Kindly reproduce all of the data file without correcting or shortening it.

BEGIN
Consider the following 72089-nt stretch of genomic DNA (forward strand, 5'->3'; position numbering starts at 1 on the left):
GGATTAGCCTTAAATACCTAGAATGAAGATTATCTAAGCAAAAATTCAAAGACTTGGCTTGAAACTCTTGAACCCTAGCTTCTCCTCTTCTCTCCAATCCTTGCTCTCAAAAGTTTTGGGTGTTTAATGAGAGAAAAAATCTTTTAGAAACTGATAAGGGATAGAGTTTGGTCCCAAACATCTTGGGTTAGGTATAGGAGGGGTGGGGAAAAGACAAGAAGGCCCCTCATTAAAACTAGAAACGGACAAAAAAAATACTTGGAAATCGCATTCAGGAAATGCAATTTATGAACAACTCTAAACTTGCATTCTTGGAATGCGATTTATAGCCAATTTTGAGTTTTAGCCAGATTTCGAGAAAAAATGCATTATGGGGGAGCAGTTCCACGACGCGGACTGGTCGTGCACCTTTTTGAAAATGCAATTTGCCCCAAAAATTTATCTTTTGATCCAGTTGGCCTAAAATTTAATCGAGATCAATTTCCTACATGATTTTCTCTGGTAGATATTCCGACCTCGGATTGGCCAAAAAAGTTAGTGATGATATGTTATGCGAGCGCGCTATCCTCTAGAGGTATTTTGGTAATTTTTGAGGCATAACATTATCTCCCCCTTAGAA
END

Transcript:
Consider the following 72089-nt stretch of genomic DNA (forward strand, 5'->3'; position numbering starts at 1 on the left):
GGATTAGCCTTAAATACCTAGAATGAAGATTATCTAAGCAAAAATTCAAAGACTTGGCTTGAAACTCTTGAACCCTAGCTTCTCCTCTTCTCTCCAATCCTTGCTCTCAAAAGTTTTGGGTGTTTAATGAGAGAAAAAATCTTTTAGAAACTGATAAGGGATAGAGTTTGGTCCCAAACATCTTGGGTTAGGTATAGGAGGGGTGGGGAAAAGACAAGAAGGCCCCTCATTAAAACTAGAAACGGACAAAAAAAATACTTGGAAATCGCATTCAGGAAATGCAATTTATGAACAACTCTAAACTTGCATTCTTGGAATGCGATTTATAGCCAATTTTGAGTTTTAGCCAGATTTCGAGAAAAAATGCATTATGGGGGAGCAGTTCCACGACGCGGACTGGTCGTGCACCTTTTTGAAAATGCAATTTGCCCCAAAAATTTATCTTTTGATCCAGTTGGCCTAAAATTTAATCGAGATCAATTTCCTACATGATTTTCTCTGGTAGATATTCCGACCTCGGATTGGCCAAAAAAGTTAGTGATGATATGTTATGCGAGCGCGCTATCCTCTAGAGGTATTTTGGTAATTTTTGAGGCATAACATTATCTCCCCCTTAGAA